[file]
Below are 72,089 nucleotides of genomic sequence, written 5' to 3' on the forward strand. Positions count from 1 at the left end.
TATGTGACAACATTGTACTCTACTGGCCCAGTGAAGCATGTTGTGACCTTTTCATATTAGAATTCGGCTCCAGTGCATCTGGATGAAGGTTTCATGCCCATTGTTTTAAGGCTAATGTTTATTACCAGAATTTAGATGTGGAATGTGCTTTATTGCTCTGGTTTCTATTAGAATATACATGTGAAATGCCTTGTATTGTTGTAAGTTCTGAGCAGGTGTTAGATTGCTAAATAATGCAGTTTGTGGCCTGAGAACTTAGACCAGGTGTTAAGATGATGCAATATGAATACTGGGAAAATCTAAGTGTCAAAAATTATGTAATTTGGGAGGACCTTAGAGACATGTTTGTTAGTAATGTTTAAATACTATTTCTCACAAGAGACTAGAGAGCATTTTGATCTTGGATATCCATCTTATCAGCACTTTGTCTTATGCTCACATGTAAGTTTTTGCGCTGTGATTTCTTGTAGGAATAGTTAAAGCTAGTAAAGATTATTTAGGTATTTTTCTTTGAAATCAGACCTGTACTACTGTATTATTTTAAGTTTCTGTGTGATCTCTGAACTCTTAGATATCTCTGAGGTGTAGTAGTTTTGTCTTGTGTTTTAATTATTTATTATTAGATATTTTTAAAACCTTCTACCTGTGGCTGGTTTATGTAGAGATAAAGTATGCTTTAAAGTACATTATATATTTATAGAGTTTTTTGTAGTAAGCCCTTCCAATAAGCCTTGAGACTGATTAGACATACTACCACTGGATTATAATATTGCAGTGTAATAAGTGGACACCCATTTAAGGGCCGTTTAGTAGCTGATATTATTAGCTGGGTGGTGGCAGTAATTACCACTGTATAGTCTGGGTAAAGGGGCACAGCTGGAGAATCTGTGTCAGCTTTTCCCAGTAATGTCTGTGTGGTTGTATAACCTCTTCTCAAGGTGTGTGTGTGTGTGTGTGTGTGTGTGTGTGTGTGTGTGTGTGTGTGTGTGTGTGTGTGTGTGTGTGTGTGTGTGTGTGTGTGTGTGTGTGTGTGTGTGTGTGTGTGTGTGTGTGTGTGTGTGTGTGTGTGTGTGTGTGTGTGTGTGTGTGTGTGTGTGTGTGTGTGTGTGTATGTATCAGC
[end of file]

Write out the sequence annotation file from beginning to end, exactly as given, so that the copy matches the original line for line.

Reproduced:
Below are 72,089 nucleotides of genomic sequence, written 5' to 3' on the forward strand. Positions count from 1 at the left end.
TATGTGACAACATTGTACTCTACTGGCCCAGTGAAGCATGTTGTGACCTTTTCATATTAGAATTCGGCTCCAGTGCATCTGGATGAAGGTTTCATGCCCATTGTTTTAAGGCTAATGTTTATTACCAGAATTTAGATGTGGAATGTGCTTTATTGCTCTGGTTTCTATTAGAATATACATGTGAAATGCCTTGTATTGTTGTAAGTTCTGAGCAGGTGTTAGATTGCTAAATAATGCAGTTTGTGGCCTGAGAACTTAGACCAGGTGTTAAGATGATGCAATATGAATACTGGGAAAATCTAAGTGTCAAAAATTATGTAATTTGGGAGGACCTTAGAGACATGTTTGTTAGTAATGTTTAAATACTATTTCTCACAAGAGACTAGAGAGCATTTTGATCTTGGATATCCATCTTATCAGCACTTTGTCTTATGCTCACATGTAAGTTTTTGCGCTGTGATTTCTTGTAGGAATAGTTAAAGCTAGTAAAGATTATTTAGGTATTTTTCTTTGAAATCAGACCTGTACTACTGTATTATTTTAAGTTTCTGTGTGATCTCTGAACTCTTAGATATCTCTGAGGTGTAGTAGTTTTGTCTTGTGTTTTAATTATTTATTATTAGATATTTTTAAAACCTTCTACCTGTGGCTGGTTTATGTAGAGATAAAGTATGCTTTAAAGTACATTATATATTTATAGAGTTTTTTGTAGTAAGCCCTTCCAATAAGCCTTGAGACTGATTAGACATACTACCACTGGATTATAATATTGCAGTGTAATAAGTGGACACCCATTTAAGGGCCGTTTAGTAGCTGATATTATTAGCTGGGTGGTGGCAGTAATTACCACTGTATAGTCTGGGTAAAGGGGCACAGCTGGAGAATCTGTGTCAGCTTTTCCCAGTAATGTCTGTGTGGTTGTATAACCTCTTCTCAAGGTGTGTGTGTGTGTGTGTGTGTGTGTGTGTGTGTGTGTGTGTGTGTGTGTGTGTGTGTGTGTGTGTGTGTGTGTGTGTGTGTGTGTGTGTGTGTGTGTGTGTGTGTGTGTGTGTGTGTGTGTGTGTGTGTGTGTGTGTGTGTGTGTGTGTGTGTGTGTGTGTGTGTGTGTGTATGTATCAGC